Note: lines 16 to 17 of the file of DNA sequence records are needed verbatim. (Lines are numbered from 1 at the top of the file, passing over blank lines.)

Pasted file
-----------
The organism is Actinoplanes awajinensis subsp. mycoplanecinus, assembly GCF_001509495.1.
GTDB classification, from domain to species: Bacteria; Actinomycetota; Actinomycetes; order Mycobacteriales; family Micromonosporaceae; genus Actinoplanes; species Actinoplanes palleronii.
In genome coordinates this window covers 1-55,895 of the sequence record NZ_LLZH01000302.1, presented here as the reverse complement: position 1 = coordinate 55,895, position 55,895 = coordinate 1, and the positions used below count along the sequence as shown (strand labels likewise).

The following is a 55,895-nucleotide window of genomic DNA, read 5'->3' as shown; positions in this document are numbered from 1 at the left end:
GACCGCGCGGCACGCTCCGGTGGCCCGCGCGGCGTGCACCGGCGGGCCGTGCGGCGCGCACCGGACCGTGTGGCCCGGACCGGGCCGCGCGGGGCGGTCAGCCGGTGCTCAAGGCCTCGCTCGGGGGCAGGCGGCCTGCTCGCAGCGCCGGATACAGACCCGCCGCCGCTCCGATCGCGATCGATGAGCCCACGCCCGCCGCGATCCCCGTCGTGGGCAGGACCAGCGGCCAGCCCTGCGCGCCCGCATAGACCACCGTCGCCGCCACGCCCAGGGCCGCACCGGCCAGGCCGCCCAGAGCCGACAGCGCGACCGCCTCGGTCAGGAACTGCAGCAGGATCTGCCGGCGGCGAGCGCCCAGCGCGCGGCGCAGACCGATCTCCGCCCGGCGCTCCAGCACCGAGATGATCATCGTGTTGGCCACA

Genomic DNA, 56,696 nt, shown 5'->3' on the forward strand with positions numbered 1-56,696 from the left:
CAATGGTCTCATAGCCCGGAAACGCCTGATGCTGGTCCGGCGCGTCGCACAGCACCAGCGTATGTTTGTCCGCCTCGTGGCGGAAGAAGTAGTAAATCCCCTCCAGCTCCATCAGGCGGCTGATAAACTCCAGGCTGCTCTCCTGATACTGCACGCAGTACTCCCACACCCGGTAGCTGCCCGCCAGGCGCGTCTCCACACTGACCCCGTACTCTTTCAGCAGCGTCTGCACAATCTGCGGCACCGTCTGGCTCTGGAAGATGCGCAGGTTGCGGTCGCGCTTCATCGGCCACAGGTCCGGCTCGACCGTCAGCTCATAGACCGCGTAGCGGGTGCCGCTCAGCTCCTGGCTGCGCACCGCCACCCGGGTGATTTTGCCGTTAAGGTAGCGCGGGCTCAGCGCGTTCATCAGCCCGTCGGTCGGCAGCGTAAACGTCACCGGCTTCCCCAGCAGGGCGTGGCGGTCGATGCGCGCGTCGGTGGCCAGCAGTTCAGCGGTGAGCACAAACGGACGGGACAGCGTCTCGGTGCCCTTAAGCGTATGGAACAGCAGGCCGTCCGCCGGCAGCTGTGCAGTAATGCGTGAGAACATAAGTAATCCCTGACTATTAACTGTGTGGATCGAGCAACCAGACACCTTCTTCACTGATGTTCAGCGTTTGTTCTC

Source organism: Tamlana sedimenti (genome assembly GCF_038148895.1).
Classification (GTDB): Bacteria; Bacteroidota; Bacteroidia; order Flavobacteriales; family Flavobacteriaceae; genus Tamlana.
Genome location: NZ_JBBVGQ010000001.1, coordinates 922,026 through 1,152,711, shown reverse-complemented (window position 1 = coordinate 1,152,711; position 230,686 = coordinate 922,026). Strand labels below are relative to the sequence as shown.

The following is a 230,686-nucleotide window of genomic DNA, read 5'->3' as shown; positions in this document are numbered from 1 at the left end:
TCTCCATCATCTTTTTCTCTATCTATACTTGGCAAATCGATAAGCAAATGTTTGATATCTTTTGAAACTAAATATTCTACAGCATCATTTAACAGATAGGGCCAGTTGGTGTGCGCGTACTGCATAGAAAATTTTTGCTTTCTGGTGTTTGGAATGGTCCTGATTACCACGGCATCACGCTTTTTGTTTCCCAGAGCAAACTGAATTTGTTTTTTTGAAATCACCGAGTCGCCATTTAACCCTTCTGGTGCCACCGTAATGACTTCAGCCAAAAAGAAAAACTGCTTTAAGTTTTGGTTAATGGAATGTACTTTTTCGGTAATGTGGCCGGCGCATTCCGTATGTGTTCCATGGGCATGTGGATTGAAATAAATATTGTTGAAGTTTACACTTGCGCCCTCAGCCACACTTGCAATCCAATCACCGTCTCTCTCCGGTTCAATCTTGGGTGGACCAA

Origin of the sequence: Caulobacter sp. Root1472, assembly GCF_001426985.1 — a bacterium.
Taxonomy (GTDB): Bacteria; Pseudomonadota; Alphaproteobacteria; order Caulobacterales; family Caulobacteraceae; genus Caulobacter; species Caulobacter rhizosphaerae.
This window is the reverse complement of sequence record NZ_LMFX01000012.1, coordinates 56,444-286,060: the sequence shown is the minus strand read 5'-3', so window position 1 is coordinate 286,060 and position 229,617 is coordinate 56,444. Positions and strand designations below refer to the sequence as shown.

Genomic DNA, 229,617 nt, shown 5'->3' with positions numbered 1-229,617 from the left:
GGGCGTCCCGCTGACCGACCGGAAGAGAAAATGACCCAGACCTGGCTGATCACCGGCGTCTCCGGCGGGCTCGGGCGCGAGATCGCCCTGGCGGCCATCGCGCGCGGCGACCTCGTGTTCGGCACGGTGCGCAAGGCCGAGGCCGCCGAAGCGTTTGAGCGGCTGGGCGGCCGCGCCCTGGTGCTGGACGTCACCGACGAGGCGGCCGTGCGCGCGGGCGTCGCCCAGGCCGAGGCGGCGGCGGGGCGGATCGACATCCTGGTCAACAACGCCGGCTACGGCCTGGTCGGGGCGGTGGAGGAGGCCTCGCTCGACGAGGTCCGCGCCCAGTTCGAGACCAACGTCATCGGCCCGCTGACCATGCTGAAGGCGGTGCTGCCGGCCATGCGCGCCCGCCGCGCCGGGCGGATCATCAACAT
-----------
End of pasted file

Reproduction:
Genomic DNA, 229,617 nt, shown 5'->3' with positions numbered 1-229,617 from the left:
GGGCGTCCCGCTGACCGACCGGAAGAGAAAATGACCCAGACCTGGCTGATCACCGGCGTCTCCGGCGGGCTCGGGCGCGAGATCGCCCTGGCGGCCATCGCGCGCGGCGACCTCGTGTTCGGCACGGTGCGCAAGGCCGAGGCCGCCGAAGCGTTTGAGCGGCTGGGCGGCCGCGCCCTGGTGCTGGACGTCACCGACGAGGCGGCCGTGCGCGCGGGCGTCGCCCAGGCCGAGGCGGCGGCGGGGCGGATCGACATCCTGGTCAACAACGCCGGCTACGGCCTGGTCGGGGCGGTGGAGGAGGCCTCGCTCGACGAGGTCCGCGCCCAGTTCGAGACCAACGTCATCGGCCCGCTGACCATGCTGAAGGCGGTGCTGCCGGCCATGCGCGCCCGCCGCGCCGGGCGGATCATCAACAT